The Onion Files Amicus Brief in Support of Parody

Satirical news website The Onion has filed a Supreme Court brief in support of a man prosecuted for Facebook posts in which he made fun of the police, asserting that the reasonable reader test does not require parodists to spoil their own punchlines. 

In its brief, The Onion points out that the headline “Ohio Police Officers Arrest, Prosecute Man Who Made Fun of Them on Facebook” appears at first glance to be one of its own headlines. The man, Anthony Novak, had created a Facebook page purporting to be affiliated with the police department of Parma, Ohio. His posts included an advertisement for a “pedophile reform event” with a “no means no” station and a solicitation for job applications stating that minorities were “strongly encourag[ed]” not to apply.

After officers authored a press release and appeared on the news announcing an investigation into the page, Novak took it down. However, police proceeded to search his home, seize his phone and laptop, and arrest him. Novak was prosecuted under an Ohio law making it illegal to disrupt or impair police functions using a computer, but a jury ultimately acquitted him. He went on to sue the police and the city for violating his constitutional rights. However, the Sixth U.S. Circuit Court of Appeals ruled against Novak, concluding that the police had qualified immunity.

The Onion’s brief asserts that the Sixth Circuit’s ruling threatens its business model, puts its parodists at risk, and “imperils an ancient form of discourse.” The brief explains that some forms of comedy, such as parody, simply cannot work if parodists are forced to “pop the balloon in advance” by warning their audience that what they are about to say is not true.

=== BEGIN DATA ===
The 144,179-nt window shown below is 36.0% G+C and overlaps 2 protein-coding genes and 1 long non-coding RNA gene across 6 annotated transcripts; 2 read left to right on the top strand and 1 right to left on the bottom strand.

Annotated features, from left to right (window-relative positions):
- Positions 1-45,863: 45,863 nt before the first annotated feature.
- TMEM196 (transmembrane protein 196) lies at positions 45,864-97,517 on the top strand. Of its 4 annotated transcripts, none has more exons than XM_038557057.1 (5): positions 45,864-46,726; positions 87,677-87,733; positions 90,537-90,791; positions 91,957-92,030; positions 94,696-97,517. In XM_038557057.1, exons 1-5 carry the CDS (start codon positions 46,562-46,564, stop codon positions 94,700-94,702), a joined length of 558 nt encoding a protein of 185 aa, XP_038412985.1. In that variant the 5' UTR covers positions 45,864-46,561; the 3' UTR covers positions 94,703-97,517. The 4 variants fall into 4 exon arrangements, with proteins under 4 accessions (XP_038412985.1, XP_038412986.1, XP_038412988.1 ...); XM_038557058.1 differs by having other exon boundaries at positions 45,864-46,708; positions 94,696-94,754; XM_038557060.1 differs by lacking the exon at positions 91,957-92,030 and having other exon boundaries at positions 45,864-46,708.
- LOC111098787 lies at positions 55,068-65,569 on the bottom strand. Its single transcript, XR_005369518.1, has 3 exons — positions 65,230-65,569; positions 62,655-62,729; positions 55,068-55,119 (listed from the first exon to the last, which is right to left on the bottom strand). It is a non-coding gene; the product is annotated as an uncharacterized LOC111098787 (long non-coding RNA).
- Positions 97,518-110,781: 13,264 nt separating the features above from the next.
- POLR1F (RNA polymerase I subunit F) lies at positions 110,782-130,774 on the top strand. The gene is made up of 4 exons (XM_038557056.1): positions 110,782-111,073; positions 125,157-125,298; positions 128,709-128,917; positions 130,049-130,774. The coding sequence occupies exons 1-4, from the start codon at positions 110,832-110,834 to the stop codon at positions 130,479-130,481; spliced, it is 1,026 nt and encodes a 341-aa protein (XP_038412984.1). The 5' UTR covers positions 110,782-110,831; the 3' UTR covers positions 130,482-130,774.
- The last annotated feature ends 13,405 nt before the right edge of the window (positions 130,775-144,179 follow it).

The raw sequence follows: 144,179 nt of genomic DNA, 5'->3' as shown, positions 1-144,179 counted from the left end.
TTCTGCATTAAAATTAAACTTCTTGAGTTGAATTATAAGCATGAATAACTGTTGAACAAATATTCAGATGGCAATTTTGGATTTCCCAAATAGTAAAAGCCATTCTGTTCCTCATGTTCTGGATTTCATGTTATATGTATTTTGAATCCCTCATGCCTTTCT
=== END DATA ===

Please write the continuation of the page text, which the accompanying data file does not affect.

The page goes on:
To illustrate the power and importance of parody, the brief reminds the Court of A Modest Proposal by Jonathan Swift, a satirical piece that suggests eating babies can solve the Irish overpopulation crisis of the eighteenth century. “That leverage of form—the mimicry of a particular idiom in order to heighten dissonance between form and content—is what generates parody’s rhetorical power…. If parody did not deliver that advantage, then no one would use it. Everyone would simply draft straight, logical, and uninspiring legal briefs instead.”

Novak’s writ of certiorari petition asks the Supreme Court to determine whether officers are entitled to qualified immunity for arresting someone based solely on speech parodying the government.

Additional Reading

The Onion advises the Supreme Court’s ‘total Latin dorks’ on parody, NPR (October 4, 2022)

Claiming to have 4.3 trillion readers, the Onion supports parodist and its writers’ paychecks in SCOTUS brief, ABA Journal (October 4, 2022)

Brief of The Onion as Amicus Curiae in Support of Petitioner in Novak v. City of Parma (October 2022)

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